Xi Jinping’s Foreign Policy Doctrine

The Khmer Times, 12 October 2016

Since assuming the top leadership position in 2012, President Xi Jinping has taken China to new heights in nation building, although his ambitious economic reforms fell short of producing the expected output.
He has significantly earned public trust in his anti-corruption campaign.
He has also remarkably strengthened his power base by reducing the decision-making authority of the Politburo and the State Council. It is predicted that his power will be further consolidated after the 19th Party Congress, which is going to take place next year.
Being tough on both domestic politics and foreign policy, he shows strong, decisive and visionary leadership. Some even call him “China’s most powerful leader in decades.”
Mr. Xi has crafted ambitious national development plans and adopted a more proactive foreign policy approach.
Concretizing national rejuvenation projects and strengthening China’s place in the world is his core mission.
To have an effective foreign policy, it depends very much on national conditions and strength. National interests define foreign policy objectives.
China’s top challenge now is how to maintain stability and attain high economic development that can generate employment opportunities for millions of graduates every year.
A stable and peaceful international environment and open and inclusive global economic and financial governance are therefore vital to China’s long-term development. So how does foreign policy serve these objectives?
“China will unswervingly take a peaceful path of development, maintain an international order with the purposes and principles of the UN Charter at the core, promote a new-type international relationship featuring cooperation and reciprocity and be committed to building a common destiny for mankind,” Mr. Xi said in April.
There are six precepts of Mr. Xi’s foreign policy doctrine.
First, realizing the Chinese Dream.
The Chinese Dream, a signature axiom of Mr. Xi, focuses on promoting collective effort and leadership to achieve “the great rejuvenation of the Chinese nation” as well as to enable the realization of the personal dream of every Chinese to have a happy, healthy and productive life.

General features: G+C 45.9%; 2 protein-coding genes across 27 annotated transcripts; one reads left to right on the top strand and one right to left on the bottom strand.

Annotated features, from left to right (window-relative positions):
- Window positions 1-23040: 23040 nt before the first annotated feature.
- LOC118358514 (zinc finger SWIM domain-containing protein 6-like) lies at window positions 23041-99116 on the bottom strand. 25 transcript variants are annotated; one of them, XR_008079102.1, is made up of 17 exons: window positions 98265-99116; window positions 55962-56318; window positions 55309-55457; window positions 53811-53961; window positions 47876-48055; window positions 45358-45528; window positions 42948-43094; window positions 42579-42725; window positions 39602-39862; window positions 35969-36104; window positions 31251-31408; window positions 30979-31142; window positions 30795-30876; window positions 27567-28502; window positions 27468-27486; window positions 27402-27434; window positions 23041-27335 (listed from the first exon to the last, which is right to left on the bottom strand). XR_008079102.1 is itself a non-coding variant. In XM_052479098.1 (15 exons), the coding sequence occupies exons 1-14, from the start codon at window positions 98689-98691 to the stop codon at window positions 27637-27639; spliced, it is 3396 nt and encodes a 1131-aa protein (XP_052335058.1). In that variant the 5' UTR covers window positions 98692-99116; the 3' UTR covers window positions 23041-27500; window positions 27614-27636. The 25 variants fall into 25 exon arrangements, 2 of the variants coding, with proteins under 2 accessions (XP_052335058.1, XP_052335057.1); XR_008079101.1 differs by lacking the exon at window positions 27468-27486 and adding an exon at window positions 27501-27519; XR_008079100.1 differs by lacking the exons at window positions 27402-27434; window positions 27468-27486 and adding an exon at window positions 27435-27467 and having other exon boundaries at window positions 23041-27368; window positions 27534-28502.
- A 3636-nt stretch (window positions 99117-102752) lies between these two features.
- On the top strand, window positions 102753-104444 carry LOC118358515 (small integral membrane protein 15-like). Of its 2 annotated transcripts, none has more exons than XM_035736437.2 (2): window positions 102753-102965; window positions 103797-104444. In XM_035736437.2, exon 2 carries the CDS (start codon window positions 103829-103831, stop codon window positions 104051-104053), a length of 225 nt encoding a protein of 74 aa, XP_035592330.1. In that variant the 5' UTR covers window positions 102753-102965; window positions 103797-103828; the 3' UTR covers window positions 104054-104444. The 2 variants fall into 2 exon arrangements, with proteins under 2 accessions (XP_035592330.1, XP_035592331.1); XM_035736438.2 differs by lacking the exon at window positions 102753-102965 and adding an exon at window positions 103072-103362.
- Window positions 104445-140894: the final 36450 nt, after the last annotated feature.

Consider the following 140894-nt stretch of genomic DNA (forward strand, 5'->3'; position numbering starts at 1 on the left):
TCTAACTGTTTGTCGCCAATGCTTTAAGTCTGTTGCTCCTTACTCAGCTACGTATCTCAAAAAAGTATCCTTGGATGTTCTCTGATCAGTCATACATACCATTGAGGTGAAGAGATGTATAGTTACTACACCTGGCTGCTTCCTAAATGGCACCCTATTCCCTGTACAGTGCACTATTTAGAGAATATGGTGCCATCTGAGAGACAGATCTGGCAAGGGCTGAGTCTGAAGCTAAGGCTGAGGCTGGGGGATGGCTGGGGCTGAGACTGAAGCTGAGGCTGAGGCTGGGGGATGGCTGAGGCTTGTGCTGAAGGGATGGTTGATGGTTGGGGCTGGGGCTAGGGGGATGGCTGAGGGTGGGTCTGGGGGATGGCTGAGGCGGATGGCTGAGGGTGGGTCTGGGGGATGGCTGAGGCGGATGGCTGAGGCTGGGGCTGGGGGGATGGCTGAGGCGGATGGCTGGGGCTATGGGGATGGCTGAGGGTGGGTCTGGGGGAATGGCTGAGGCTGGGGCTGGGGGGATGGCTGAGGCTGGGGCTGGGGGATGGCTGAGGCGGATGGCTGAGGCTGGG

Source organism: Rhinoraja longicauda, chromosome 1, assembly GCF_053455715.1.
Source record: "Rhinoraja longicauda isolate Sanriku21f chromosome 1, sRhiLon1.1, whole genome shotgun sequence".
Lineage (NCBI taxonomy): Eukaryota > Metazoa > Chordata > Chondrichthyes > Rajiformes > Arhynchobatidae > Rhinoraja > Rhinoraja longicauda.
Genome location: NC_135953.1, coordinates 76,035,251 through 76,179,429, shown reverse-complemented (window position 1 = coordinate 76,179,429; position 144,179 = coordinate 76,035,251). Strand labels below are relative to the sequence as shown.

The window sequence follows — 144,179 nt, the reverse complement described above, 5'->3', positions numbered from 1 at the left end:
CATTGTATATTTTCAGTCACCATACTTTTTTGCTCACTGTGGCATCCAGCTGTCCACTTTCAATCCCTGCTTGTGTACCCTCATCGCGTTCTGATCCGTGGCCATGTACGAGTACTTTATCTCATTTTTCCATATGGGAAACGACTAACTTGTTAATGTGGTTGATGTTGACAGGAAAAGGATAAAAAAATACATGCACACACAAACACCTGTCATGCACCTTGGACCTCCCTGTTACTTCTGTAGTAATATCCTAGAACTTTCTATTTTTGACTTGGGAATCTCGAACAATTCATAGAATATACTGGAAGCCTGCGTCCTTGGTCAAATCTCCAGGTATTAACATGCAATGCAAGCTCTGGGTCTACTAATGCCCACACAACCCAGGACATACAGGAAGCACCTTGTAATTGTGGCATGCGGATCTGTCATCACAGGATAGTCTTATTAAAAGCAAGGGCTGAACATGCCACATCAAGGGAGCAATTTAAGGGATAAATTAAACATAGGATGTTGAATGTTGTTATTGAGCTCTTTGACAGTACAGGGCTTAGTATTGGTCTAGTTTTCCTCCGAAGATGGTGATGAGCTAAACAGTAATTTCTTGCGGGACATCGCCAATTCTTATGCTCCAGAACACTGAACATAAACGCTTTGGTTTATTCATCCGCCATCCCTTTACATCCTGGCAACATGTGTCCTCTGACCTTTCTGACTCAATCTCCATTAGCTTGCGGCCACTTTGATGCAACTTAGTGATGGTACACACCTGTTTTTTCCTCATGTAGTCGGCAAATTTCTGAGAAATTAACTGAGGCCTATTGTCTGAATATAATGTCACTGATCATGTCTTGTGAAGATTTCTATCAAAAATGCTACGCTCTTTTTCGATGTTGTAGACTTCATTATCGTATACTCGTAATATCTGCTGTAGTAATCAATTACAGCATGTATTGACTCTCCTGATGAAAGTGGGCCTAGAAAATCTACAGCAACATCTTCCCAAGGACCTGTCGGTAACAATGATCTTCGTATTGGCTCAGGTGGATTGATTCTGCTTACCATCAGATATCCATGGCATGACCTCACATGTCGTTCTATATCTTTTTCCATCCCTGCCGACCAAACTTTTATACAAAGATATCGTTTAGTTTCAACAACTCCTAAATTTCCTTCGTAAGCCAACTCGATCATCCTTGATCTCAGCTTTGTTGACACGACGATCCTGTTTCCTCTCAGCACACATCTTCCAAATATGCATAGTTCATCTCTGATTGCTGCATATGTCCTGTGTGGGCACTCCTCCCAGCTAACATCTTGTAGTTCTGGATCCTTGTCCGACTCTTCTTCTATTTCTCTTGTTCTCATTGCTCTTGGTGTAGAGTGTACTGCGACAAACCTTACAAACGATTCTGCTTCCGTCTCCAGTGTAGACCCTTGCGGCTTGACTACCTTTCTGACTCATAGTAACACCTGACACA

“The people can attain happiness only when their country and nation thrive. China will thrive only when the world prospers,” stated Mr. Xi in June 2014.
Second, pursuing “peaceful development” and “win-win cooperation.”
The fast-rising power of China has generated a sense of threat and strategic challenge for some countries that have conflicting interests or strategic competition with China.
Some countries are afraid that China will transform its economic leverage into a dominant political and strategic sphere of influence. An increasing number of countries are economically dependent on China for their economic survival and prosperity.
Moreover, some countries perceive China’s rising military power and assertive activities in the South China Sea as a threat to regional peace and stability.
To counter such a “China threat” perception, Beijing has developed and promoted the concept of “peaceful development,” which is defined as development with its own efforts and by continuously implementing reform and innovation.
China is pursuing an opening-up policy and is open to learn from other countries. It works with the international community to realize “a harmonious world of durable peace and common prosperity,” which it calls “a path of scientific, independent, open, peaceful, cooperative and common development.”
Third, developing “a new model of major-power relations” to avoid “Thucydides Trap” – structural clashes and confrontations between the rising power and the ruling power.
It aims to manage complex bilateral relations between China and the United States. China is interested in expanding dialogues, promoting mutual trust, expanding cooperation and controlling disputes.
Equal power relationship, a mutual respect of each other’s core national interests and mutual learning and adjustment should be the rules of engagement between the two major powers.
Fourth, building a “community of common destiny.”
Countries should respect one another and treat each other as equals. A big country needs to shoulder greater responsibilities for world peace and development.
Inclusiveness and mutual learning among civilizations are the foundations of mutual trust and confidence building.
Countries should seek win-win cooperation and common development, and work together to realize common, comprehensive, cooperative and sustainable security.
Fifth, promoting good neighborhood diplomacy.
Close neighbors are better than distant relatives. Neighborhood diplomacy occupies the center stage of China’s diplomacy.
The “Belt and Road” initiative is the key strategy in China’s neighborhood diplomacy. It is believed to be the most important economic and cultural diplomacy and a strategic instrument to project China’s global power.
The initiative focuses on five cooperation areas including policy coordination, infrastructure connectivity, unimpeded trade, financial integration and people-to-people ties.
The establishment of the Asian Infrastructure Investment Bank and the Silk Road Fund plays a critical role in mobilizing financial resources to implement the projects on the initiative.
Sixth, developing a new security concept underpinning “common security” and “comprehensive security.”
Common security means respecting and ensuring the security of each and every country and comprehensive security encompasses both traditional and non-traditional security.
Security needs to be universal, equal and inclusive.

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